Policy brief on facilitating safe Qurbani


Zeenia Satti
IT has been announced by the authorities in Pa
kistan that the customary animal markets for
Bakr Eid will be banned this year due to Covid-19 pandemic. They fear that traditional animal markets can be a cause of further spread of Covid-19 in Pakistan. It naturally follows that animal sacrifice will not be taking place either. Traditional animal markets should indeed be banned, but Qurbani should be facilitated through alternative means. It falls upon the government to arrange alternative modes of observing the ritual of sacrifice. Small scale rural animal farmers rely on the income they get selling their animals during three days of Bakr Eid and live off it for a whole year. Government’s banning of traditional markets will play havoc with small scale rural farming communities. During these frightening times, Muslims will not be at ease giving up on the one obligation they know as guarantor of divine protection for their family, i.e., observance of Sunnat-e-Ibrahimi, yet even where animal markets are allowed, pandemic fear may cause citizens to avoid them, impacting rural farmers negatively.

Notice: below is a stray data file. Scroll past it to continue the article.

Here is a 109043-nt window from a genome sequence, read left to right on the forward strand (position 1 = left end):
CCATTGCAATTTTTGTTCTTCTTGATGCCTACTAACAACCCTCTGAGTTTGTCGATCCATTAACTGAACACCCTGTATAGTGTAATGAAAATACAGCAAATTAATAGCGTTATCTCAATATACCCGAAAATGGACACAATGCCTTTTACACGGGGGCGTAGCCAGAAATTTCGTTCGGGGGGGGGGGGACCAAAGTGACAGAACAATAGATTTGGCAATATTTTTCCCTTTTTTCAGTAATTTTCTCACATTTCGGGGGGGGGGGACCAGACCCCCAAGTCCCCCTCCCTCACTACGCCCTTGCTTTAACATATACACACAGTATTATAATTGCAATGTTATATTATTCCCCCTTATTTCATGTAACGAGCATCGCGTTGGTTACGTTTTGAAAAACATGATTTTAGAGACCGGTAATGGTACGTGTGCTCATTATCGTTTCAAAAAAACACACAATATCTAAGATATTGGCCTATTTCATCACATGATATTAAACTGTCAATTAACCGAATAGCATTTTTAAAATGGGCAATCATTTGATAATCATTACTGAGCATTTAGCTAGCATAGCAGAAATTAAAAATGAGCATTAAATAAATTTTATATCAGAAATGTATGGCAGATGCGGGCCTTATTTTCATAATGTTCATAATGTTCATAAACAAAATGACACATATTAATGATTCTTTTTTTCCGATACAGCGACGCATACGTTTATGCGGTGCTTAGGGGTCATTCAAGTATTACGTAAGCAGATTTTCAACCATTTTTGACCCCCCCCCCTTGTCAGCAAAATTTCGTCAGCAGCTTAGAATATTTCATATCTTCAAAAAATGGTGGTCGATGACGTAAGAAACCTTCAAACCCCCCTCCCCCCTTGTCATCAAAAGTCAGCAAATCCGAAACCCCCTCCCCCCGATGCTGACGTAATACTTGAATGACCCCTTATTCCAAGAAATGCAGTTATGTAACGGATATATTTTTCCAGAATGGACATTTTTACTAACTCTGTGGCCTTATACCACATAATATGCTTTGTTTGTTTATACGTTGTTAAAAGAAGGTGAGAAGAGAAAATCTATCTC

Covid-19 presents an opportunity for Pakistan to introduce better practices while offering sacrifice during Bakr-Eid. The selling of animals in makeshift temporary markets for captive consumers leads to price hikes. Slaughtering of animals at household levels generates animal waste that is piled up in garbage dumps all over urban areas and not collected for days due to Eid holidays. Low income neighbourhoods suffer the most. They live in attached houses in narrow alleys. The stench of animal refuse gets to be unbearable. Wild cats and dogs abound and vultures hover over the neighbourhood, threatening residents. No one has paid attention to better management of observance of Sunnat-e-Ibrahimi. People live with the temporary mess and life moves on. This year, the Government of Pakistan has an opportunity to introduce better Bakr-Eid practices. Here is what they should do. Develop a licensing system for establishing online sale of Qurbani animals. Each trading outlet must have licensed veterinary doctors who issue certificate of fitness for each animal, in keeping with Islamic injunctions. Virtual tours of online markets should suffice for purchasing purpose. Each animal should have a reference number for use during transaction. The price of each animal, per weight in kilograms, should be set by the government. If any trader charges more, laws should be made to make the trader accountable to the state and the consumer. Virtual viewing of the process of sacrificial slaughter should be arranged for consumers on Zoom or other prevalent virtual platforms. Consumers can recite the prayer while viewing their sacrificial animal being slaughtered in accordance with their religious beliefs. A screen shot of each animal bought online will be preserved by the consumer on his personal device to facilitate identification. The reference number of the animal on the certificate of purchase issued by the trader will be attached to the animal as it is sacrificed and can be shown to the consumer for his satisfaction.